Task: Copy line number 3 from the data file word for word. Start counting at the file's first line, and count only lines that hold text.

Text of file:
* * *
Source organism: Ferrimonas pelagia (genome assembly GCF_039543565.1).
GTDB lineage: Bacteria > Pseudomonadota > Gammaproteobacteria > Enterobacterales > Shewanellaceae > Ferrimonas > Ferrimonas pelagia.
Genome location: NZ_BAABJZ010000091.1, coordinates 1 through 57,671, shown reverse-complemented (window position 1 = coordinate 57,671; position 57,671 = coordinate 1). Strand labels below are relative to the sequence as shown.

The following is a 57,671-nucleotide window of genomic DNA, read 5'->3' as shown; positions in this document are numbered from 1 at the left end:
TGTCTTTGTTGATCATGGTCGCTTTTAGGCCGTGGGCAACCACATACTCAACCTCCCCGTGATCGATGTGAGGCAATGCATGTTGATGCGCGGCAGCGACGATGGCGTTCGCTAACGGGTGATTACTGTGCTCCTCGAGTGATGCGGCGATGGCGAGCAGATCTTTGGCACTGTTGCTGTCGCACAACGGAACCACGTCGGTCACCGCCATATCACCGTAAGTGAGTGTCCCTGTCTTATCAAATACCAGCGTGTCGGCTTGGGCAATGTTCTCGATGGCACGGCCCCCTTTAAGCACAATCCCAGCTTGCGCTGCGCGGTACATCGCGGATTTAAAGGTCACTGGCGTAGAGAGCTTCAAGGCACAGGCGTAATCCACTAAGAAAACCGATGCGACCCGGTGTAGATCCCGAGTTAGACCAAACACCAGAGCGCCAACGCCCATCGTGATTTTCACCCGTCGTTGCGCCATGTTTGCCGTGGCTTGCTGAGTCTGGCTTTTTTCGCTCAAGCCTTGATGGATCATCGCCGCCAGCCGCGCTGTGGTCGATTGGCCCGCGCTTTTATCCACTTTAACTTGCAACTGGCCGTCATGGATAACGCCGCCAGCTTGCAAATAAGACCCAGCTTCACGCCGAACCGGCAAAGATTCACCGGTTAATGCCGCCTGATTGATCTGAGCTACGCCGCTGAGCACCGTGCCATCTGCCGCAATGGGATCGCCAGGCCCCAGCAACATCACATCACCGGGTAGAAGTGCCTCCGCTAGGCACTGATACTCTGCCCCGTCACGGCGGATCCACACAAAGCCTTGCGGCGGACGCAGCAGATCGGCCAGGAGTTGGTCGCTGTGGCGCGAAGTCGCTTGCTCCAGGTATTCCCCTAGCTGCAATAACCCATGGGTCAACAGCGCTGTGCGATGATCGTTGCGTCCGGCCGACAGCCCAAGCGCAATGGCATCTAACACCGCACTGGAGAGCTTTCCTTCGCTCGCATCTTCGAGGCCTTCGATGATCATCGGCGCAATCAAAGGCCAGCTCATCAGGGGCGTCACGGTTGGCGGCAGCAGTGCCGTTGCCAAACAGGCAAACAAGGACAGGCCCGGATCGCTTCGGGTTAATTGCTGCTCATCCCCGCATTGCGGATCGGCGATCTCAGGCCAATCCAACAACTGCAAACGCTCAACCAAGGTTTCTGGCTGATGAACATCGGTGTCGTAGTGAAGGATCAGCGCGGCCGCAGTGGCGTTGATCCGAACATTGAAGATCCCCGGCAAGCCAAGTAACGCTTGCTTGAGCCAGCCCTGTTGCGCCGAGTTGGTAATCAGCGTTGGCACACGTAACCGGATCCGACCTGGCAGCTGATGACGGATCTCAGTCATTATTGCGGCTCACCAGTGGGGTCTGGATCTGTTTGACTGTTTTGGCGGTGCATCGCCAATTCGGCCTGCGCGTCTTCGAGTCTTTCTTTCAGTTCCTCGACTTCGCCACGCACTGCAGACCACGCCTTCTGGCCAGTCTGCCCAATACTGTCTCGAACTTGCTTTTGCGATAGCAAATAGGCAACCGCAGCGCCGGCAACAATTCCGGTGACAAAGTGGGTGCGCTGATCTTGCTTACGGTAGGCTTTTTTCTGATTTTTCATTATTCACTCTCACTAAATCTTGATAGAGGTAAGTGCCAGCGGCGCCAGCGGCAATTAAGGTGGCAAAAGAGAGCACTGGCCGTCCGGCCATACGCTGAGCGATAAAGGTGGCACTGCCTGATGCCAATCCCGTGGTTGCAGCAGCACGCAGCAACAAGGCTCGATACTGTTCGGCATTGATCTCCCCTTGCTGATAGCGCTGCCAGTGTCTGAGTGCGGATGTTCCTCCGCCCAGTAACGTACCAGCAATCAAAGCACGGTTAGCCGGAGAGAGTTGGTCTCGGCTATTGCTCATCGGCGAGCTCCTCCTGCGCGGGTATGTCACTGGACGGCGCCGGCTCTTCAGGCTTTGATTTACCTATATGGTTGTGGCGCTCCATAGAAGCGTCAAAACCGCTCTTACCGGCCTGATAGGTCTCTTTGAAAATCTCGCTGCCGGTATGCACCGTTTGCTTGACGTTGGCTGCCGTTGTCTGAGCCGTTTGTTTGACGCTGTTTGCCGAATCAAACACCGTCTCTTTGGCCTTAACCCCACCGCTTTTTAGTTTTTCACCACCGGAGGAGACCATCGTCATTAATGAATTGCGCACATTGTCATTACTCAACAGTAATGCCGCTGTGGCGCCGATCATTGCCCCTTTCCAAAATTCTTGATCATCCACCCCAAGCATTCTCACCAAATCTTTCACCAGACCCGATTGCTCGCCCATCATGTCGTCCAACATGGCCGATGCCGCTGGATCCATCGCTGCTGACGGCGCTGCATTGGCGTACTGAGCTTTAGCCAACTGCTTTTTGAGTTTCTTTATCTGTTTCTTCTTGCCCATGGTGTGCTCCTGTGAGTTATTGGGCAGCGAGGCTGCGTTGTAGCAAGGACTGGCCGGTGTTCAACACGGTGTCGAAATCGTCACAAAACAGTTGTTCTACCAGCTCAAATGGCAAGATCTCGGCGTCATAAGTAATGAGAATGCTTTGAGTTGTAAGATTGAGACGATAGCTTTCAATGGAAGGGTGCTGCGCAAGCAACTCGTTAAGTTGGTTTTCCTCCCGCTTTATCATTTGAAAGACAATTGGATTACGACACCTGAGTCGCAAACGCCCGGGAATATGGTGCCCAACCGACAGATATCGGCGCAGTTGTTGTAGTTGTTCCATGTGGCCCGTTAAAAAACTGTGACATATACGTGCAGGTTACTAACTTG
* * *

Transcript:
Genome location: NZ_BAABJZ010000091.1, coordinates 1 through 57,671, shown reverse-complemented (window position 1 = coordinate 57,671; position 57,671 = coordinate 1). Strand labels below are relative to the sequence as shown.